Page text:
Eddie George Latest Heisman Winner To Become College Head Coach

Eddie Georgie was announced as Tennessee State's head coach on April 13.

Eddie George’s resume is already packed from a professional career that included success in the NFL, the business world and on Broadway.

But it’s time to add another line, as the 1995 Heisman Trophy winner was announced as Tennessee State’s head football coach on April 13.

In the Tigers’ release on George’s hire, he said: “All I have done has prepared me for this moment, whether that’s my football career, my entrepreneurial endeavors, my acting career. Coaching is a full commitment, a duty of service. I take that seriously. I’ve done a lot of soul searching and due diligence. The more I thought about it, I got more and more excited about it. It was like picking up an old guitar or getting back on a bike, it’s familiar but in a different capacity. It’s exciting. I’m going to be innovative, creative and fun.”

George is the latest in a string of Heisman winners who have served as college football head coaches. The most prominent Heisman head coach is, of course, “Head Ball Coach” Steve Spurrier (our 1966 Heisman winner).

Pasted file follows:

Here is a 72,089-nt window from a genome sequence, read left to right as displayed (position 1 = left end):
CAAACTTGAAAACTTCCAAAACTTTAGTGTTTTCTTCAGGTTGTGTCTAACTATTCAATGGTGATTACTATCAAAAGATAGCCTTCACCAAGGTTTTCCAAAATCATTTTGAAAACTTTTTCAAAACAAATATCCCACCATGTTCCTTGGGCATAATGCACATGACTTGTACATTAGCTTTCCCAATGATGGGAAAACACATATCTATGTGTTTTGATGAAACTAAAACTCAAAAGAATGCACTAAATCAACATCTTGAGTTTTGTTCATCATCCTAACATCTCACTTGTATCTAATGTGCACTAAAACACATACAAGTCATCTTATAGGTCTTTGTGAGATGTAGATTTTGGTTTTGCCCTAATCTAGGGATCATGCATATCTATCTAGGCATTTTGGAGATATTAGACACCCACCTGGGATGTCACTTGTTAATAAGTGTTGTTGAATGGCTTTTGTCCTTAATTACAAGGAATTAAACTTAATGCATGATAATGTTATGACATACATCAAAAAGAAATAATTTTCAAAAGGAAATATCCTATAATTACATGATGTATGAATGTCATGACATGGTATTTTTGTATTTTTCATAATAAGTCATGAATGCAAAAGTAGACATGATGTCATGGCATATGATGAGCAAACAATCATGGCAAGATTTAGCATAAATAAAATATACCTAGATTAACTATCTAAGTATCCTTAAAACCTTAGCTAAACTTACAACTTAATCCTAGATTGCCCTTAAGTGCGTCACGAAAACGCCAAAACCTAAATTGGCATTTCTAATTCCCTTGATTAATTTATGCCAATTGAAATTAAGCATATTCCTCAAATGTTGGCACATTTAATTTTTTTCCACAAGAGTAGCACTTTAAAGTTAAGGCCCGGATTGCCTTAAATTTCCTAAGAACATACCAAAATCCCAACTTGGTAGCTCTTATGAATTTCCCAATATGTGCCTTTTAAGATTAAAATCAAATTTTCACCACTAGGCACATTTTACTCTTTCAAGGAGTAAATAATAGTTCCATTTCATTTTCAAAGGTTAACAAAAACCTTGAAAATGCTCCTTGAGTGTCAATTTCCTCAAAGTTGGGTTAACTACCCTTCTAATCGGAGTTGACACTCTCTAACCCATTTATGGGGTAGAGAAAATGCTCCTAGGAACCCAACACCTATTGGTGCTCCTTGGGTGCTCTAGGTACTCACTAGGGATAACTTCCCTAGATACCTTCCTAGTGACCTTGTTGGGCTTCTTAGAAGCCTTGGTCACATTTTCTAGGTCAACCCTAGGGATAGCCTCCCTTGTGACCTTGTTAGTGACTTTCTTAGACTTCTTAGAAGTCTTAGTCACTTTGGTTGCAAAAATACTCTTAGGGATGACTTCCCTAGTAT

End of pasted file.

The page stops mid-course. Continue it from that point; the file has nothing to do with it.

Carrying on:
Spurrier, following a decade in the NFL, began a 40-year coaching career at his alma mater Florida as the quarterbacks and wide receivers coach in 1978.

He got his first head coaching assignment at Duke (1987-1989) before taking over at Florida (1990-2001). After a stint with Washington in the NFL, he took over at South Carolina for another decade (2005-2015).

Pat Sullivan (1971) enjoyed an almost three-decade-long coaching career that including head coaching assignments at TCU (1992-97) and Samford (2007-14).

John David Crow (1957) served as head coach at Northeast Louisiana (1976-80) following assistant coach jobs in the NFL and at Alabama.

Frank Sinkwich (1942) was a two-year head coach at the University of Tampa (1950-51). Doc Blanchard (1945) coached Army’s freshman team in the 1950s.

A handful of fellow Heisman winners coached in various capacities, including Johnny Lujack (1947) who served two years on Notre Dame’s staff (1952-53). 1955 winner Howard “Hopalong” Cassady was a scout for the New York Yankees and served as a first base coach for their Triple-A affiliate, the Columbus Clippers.